Gschwind’s English Project

Taryn Robinson , Opinions Editor

Seniors in Kyle Gschwind’s Humanities and Composition class have been assigned an unusual project this first semester: The 20Time Project.

“Basically it’s a passion project — what [you are] interested in learning more about,” Gschwind said.

This is the fourth year Gschwind, new to Manhattan High this year, has given out this project to seniors.

“What first came to my mind is that it’d be super boring and [that] I wouldn’t be able to find anything cool, or interesting to actually do,” senior Tori Neilson said. “It’s actually kind of enjoyable; it gets me to not sit down, and whenever I have nothing to do when I’m just bored and playing on my phone. I’m able to get up and actually train my dog for school and that’s actually kind of interesting.

He hopes that his students not only learn something, but take away something that they can carry with them through college and throughout their life.

“[The goal is] to get the kids excited about learning on their own; the things that we know the most about are things we’re excited about,” Gschwind said. “What I’m hoping they get out of this project is that they become interested in learning, again, things that [they’re] interested in.”

Not only did Gschwind intend it to be something the seniors take with them, but it is something that has proved to be successful in many companies.

“The name 20Time comes from other companies that have done it, but Google especially gives 20% of their working time to their employees to work on projects that they’re passionate about,” Gschwind said. “This is how Gmail came about; a lot of things in Google Classroom are a passion project. [They] aren’t actually assigned jobs.”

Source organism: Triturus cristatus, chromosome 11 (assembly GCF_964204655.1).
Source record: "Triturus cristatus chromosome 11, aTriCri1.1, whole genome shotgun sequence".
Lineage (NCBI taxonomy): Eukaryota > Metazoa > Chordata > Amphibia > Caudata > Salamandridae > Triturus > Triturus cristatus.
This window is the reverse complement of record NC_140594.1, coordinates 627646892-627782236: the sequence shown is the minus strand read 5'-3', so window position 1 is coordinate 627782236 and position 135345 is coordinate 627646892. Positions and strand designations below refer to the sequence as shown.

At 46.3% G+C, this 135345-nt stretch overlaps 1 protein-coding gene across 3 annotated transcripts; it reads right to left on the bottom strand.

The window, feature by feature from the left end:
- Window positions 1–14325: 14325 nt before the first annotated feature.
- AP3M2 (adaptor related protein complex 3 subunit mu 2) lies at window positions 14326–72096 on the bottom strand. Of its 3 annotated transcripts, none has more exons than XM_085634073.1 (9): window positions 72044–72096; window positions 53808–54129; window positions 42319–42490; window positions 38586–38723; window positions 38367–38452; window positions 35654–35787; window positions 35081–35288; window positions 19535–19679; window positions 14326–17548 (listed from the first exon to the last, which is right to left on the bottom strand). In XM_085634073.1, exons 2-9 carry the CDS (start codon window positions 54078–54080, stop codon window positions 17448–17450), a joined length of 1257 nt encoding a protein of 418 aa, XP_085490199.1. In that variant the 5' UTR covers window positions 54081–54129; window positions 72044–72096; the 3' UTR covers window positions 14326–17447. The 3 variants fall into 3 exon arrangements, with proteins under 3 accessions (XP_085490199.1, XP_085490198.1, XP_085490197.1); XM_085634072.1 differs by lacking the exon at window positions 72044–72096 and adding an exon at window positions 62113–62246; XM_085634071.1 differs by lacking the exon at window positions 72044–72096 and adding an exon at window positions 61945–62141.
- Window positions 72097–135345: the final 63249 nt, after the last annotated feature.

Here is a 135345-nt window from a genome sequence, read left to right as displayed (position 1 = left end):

This project has almost no limits. As Gschwind said, it’s something that you should be able to take away, and enjoy learning about at the same time.

“I have one student who is learning how to play a new song on guitar, I’ve got a couple students who are learning how to bake and like you’re putting together like a cookbook, I’ve got a couple students who are doing like YouTube makeup, blogs, shows how to you know do makeup, I’ve got some students working on basketball drills, others working on football drills, because, you know, Physical Education bounces as learning as well,” Gschwind said. “I’ve got a couple students who are learning Japanese chess, I got somebody who’s building a dog house for their dogs, somebody’s building an entertainment center, again you know it’s just whatever interests you.”

Gschwind’s goals for this project is to challenge his students while learning with something that they enjoy. 

“I decided to train my dog to do tricks,” Neilson said. “So, just teaching her how to sit, because I wanted to teach her [to] not constantly be running in circles. Since I taught her how to calm down a bit, I have just been trying to teach her how to beg and do other tricks.”

With this being Gschwind’s fourth year in giving out this project, many would think it would be very repetitive, but this year is definitely not like the rest. Social distancing and block schedules have changed how the project works this year.

“I really wasn’t too sure how the semester would play out with COVID and stuff like that and so if we get sent home, having a project that they could work on would be beneficial,” Gschwind said. “[My] students asked [me if] I’d do my 20Time project, [even in this] COVID world, and in the past three years students have presented in class, so this time they’re doing videos and I kind of told them that I’m looking to see what you can come up with.”